(xvi) Collingbourne Kingston to Collingbourne to Ludgershall:
- Apart from bridges and the station house still in situ in Collingbourne not a lot remains. There was no station at Collingbourne Kingston only a halt (I think built in 1932). The house that tickets could be purchased from is still there oppposite St Mary's church after the first house was hit by a plane in WWII
- A footpath exists along the stretch from Collingbourne to Ludgershall recently walked along by the Railway Ramblers in July 2006 and written about on the internet
- The original Tidworth Road bridge to the north of the station in Ludgershall is still in place, but another larger road bridge was built in 1998. The original bridge is now a footpath
- A Ludgershall platform can just been seen and the Prince of Wales Hotel is still in situ next to Station Approach. It is now flats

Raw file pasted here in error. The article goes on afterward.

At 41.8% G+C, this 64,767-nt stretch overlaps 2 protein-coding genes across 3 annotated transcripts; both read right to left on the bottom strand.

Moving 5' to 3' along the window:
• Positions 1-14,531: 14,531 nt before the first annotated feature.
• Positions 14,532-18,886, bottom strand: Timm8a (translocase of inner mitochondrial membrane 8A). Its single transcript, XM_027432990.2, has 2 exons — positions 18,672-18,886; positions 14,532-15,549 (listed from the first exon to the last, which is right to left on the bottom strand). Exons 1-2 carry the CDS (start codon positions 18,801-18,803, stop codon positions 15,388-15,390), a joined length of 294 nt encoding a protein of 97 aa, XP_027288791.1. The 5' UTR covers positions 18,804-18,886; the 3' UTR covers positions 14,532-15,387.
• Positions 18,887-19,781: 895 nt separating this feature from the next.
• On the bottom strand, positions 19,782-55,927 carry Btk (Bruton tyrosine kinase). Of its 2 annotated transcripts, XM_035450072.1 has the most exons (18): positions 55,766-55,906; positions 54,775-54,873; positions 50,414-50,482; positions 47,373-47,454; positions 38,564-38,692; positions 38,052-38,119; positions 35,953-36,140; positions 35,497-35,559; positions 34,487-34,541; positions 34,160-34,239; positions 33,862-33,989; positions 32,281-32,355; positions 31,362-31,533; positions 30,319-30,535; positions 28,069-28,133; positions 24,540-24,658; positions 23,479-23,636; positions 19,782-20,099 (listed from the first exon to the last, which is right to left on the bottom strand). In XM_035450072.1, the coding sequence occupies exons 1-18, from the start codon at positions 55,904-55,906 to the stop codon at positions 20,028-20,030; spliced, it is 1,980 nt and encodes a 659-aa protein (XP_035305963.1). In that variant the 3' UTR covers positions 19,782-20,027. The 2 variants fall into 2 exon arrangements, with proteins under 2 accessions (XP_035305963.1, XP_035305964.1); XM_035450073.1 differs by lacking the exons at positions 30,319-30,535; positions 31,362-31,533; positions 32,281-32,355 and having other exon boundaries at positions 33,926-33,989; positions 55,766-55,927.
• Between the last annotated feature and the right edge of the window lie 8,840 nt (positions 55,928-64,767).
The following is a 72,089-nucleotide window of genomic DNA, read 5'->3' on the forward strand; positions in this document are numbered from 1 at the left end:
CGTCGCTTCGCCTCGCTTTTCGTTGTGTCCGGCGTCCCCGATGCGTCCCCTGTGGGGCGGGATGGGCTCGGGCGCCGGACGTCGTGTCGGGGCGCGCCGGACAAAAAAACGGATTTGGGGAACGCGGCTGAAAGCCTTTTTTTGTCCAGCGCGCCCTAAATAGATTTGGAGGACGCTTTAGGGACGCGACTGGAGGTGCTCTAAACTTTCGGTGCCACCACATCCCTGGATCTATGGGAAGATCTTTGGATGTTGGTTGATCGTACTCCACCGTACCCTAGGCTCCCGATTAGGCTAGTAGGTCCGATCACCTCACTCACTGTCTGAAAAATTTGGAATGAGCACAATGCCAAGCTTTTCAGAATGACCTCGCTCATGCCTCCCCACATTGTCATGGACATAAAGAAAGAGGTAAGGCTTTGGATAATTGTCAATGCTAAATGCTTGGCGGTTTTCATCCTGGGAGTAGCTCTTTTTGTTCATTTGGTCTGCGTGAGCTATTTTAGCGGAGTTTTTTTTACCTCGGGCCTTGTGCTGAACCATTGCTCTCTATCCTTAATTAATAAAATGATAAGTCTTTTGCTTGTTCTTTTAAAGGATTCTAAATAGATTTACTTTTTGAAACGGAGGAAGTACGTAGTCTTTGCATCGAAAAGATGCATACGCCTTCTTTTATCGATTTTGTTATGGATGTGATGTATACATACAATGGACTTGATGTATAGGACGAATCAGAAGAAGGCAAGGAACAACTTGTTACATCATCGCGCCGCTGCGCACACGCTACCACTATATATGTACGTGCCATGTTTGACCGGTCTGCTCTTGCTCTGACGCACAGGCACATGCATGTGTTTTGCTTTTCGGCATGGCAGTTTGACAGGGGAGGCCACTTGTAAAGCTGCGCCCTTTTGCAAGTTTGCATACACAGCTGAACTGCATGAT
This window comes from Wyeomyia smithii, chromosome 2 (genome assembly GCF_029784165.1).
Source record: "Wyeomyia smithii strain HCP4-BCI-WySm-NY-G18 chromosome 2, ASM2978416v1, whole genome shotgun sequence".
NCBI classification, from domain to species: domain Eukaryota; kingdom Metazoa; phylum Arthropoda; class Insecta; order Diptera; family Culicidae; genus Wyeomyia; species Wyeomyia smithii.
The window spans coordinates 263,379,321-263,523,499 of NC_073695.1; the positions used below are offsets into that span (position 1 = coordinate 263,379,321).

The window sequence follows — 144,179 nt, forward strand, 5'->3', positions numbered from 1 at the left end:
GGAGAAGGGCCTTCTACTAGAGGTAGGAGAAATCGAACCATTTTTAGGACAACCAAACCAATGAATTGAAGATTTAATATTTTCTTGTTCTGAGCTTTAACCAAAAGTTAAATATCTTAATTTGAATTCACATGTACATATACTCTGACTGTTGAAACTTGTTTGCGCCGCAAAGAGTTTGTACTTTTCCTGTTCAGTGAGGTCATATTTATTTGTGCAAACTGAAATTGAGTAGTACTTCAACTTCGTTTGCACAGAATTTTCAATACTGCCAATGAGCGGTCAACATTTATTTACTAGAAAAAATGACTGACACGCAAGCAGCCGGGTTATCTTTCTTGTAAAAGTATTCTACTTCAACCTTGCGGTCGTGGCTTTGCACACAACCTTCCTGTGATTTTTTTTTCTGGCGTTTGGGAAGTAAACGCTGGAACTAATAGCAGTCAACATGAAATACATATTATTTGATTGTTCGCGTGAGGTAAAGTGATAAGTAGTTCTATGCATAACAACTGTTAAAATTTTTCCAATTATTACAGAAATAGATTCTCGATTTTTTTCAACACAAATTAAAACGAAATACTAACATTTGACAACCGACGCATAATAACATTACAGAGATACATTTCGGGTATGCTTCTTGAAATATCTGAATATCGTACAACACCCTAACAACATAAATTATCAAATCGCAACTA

- A military line still exists from Ludgershall to Andover. Last railtour along this stretch was March 2003. Time for another one I think

(xvii) Ludgershall to Tidworth:
- Only embankments and a Tidworth station entrance pillar still exist on this stretch. There is a pedestrian underpass that was used by the army to get from one side of the barracks to another, but this was filled in and houses built on top of it a couple of years ago

(xviii) Ludgershall to Weyhill:
- A storage and distibution company are on the site of Weyhill sidings. The base of the station building can still be seen from inside the compound as can one of the platforms

(xix) Weyhill to Andover:
- A Weyhill station sign and signal box sign exist at Andover Museum
- The Weyhill station masters house is still in situ to the south of the station on the main road
- Red Posts signal box is now just a pile of bricks at the side of the main line
- The M&SWJR loco shed at Andover has been removed and a storage and transport firms buildings placed on the site
- The front of Andover station building hasn't changed much in the last 100 years